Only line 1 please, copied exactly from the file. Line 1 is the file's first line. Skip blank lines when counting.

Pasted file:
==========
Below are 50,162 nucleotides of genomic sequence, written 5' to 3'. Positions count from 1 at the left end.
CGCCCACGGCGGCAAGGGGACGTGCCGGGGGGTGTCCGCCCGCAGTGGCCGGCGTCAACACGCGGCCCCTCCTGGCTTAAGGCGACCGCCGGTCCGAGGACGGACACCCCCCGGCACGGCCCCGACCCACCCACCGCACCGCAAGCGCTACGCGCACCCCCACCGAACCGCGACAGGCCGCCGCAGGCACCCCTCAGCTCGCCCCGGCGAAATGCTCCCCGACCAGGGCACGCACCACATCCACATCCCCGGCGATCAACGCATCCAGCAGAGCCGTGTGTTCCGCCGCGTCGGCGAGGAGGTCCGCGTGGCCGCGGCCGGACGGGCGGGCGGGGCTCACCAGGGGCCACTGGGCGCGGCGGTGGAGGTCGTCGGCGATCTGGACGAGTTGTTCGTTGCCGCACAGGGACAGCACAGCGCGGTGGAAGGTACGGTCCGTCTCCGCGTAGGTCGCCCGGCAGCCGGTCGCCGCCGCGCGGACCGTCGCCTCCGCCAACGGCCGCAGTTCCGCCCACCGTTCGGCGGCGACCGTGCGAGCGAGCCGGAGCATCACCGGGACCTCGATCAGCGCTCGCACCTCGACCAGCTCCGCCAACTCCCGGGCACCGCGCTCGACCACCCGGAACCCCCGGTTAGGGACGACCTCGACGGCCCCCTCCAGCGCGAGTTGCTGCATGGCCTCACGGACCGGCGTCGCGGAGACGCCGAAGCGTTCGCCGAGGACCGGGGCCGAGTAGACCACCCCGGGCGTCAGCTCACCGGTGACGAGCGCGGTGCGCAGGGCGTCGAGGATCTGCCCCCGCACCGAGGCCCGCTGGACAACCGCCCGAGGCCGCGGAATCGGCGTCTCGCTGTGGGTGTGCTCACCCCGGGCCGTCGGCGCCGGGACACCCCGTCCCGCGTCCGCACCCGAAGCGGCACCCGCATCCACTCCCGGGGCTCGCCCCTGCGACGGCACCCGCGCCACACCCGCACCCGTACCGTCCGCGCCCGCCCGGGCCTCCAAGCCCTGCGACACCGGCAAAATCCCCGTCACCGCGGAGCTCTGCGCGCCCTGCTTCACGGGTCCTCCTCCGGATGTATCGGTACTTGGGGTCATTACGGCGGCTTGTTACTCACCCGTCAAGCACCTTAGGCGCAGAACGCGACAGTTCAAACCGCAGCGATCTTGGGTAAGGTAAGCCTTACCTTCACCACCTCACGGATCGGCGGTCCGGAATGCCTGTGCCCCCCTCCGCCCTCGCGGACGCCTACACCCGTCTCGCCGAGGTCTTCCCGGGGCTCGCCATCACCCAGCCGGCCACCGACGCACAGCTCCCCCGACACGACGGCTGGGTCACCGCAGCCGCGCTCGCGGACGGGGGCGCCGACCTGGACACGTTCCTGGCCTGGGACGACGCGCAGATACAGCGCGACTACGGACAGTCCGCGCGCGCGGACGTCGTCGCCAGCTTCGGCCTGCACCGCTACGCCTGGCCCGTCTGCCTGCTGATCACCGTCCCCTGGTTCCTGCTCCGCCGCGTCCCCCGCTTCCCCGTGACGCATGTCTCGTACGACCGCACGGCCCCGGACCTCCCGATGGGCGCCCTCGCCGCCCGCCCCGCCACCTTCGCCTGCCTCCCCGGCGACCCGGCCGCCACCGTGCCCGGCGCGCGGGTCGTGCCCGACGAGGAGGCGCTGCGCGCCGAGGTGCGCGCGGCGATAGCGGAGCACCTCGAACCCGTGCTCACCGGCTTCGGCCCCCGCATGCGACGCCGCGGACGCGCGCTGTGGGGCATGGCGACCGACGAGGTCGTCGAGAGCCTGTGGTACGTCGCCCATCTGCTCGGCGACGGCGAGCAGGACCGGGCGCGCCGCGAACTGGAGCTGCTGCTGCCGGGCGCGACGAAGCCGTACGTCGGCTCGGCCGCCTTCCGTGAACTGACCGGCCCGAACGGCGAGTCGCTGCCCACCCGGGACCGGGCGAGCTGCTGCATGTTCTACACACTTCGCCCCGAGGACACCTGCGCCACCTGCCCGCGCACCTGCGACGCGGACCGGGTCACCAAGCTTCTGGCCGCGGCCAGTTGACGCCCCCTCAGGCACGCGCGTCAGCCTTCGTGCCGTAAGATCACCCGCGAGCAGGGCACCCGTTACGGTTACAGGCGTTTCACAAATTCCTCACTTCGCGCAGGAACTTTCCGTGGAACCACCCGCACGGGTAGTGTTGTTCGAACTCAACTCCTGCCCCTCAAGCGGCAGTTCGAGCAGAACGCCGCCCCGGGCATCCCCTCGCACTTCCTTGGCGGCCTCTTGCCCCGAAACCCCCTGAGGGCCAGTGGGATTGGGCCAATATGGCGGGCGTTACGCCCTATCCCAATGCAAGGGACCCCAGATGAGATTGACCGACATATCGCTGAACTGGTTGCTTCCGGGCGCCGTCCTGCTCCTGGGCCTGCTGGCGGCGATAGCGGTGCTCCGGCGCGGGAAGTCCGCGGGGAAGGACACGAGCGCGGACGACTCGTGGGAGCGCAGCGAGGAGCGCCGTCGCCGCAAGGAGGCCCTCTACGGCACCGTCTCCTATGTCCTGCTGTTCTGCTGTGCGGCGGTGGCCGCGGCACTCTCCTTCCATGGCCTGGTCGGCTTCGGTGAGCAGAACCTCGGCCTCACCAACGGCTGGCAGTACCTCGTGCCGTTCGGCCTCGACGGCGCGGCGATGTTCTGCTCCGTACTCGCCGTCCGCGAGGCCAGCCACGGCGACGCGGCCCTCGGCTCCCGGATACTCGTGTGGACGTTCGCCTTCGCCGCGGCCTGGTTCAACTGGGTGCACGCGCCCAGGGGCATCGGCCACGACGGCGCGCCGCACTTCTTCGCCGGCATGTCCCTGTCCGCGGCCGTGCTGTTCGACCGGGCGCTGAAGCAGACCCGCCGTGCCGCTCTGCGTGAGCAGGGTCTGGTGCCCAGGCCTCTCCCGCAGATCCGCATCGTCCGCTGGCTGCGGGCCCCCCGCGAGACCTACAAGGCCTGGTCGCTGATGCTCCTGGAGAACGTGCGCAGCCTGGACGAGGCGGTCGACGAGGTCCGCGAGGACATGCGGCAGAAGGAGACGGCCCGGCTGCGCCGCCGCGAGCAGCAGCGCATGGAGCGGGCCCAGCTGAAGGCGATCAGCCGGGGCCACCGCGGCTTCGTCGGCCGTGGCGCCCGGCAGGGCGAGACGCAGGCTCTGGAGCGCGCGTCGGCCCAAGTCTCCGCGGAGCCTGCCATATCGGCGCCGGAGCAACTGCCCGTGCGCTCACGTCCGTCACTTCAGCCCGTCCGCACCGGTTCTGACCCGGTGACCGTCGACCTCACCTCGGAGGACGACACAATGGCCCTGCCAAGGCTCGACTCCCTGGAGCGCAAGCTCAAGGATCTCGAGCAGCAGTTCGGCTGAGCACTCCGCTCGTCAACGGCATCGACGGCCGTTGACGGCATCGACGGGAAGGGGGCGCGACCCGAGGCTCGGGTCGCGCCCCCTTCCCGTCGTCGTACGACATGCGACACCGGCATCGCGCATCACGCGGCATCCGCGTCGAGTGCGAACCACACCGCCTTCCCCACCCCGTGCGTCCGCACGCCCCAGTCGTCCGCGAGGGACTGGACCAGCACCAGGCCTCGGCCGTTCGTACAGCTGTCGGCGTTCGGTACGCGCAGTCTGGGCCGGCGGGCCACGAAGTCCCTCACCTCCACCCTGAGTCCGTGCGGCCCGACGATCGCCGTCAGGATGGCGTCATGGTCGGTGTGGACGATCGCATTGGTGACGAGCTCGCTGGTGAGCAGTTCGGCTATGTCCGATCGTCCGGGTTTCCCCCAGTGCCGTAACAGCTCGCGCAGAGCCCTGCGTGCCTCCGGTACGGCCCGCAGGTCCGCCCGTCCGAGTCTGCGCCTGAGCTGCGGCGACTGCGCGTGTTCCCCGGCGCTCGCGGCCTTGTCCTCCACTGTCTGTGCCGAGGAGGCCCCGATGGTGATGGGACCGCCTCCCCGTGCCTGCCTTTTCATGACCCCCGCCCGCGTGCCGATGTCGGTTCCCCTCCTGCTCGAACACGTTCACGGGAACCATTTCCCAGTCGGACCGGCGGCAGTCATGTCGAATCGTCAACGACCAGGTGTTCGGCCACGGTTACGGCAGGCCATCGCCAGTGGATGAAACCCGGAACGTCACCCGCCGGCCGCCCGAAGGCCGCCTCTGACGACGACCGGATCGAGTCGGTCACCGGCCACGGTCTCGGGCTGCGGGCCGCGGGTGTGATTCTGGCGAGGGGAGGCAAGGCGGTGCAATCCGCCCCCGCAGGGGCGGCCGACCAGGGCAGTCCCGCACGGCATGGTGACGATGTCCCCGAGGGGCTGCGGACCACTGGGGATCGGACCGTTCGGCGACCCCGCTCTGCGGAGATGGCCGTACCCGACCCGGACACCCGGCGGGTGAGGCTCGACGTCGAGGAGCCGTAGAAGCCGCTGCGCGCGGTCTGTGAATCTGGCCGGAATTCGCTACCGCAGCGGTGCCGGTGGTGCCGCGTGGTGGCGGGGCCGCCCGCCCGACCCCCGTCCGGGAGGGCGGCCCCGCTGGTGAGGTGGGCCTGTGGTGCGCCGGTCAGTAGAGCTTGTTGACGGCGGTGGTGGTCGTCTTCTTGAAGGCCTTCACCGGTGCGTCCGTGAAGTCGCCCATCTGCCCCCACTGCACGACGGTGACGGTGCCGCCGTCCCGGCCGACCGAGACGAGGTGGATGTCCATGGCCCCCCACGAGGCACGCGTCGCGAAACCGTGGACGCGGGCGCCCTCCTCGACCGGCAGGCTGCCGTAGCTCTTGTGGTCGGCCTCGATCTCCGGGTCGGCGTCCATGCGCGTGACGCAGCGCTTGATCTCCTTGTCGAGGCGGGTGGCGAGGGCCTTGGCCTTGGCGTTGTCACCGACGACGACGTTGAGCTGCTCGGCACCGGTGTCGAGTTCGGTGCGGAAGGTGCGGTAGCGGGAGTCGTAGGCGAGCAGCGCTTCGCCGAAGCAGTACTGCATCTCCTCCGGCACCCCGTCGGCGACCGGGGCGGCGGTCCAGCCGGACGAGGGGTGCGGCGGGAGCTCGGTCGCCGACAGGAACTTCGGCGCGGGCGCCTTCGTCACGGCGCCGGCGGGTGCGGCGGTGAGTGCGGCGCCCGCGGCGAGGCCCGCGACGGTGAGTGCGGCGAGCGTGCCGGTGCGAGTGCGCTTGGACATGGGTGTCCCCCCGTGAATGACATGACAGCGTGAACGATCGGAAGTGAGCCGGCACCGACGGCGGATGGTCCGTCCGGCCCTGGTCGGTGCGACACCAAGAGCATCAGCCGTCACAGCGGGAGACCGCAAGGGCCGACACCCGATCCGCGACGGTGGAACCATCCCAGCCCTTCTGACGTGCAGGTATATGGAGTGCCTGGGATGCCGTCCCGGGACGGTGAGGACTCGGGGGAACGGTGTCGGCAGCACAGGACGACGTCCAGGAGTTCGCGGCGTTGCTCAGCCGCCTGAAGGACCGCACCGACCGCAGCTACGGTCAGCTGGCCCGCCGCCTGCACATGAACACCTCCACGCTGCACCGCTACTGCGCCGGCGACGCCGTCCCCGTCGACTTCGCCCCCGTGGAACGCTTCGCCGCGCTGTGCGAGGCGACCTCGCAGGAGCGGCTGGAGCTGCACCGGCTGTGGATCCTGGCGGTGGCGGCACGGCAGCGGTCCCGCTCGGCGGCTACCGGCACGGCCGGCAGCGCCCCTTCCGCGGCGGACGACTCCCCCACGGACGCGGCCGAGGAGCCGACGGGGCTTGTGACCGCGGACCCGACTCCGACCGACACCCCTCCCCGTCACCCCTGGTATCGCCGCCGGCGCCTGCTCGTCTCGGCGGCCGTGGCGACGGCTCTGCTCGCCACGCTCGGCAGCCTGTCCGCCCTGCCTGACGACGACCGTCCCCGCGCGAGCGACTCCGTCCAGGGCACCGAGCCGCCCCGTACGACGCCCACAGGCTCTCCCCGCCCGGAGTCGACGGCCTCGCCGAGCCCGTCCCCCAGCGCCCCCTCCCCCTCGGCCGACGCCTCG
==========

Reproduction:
Below are 50,162 nucleotides of genomic sequence, written 5' to 3'. Positions count from 1 at the left end.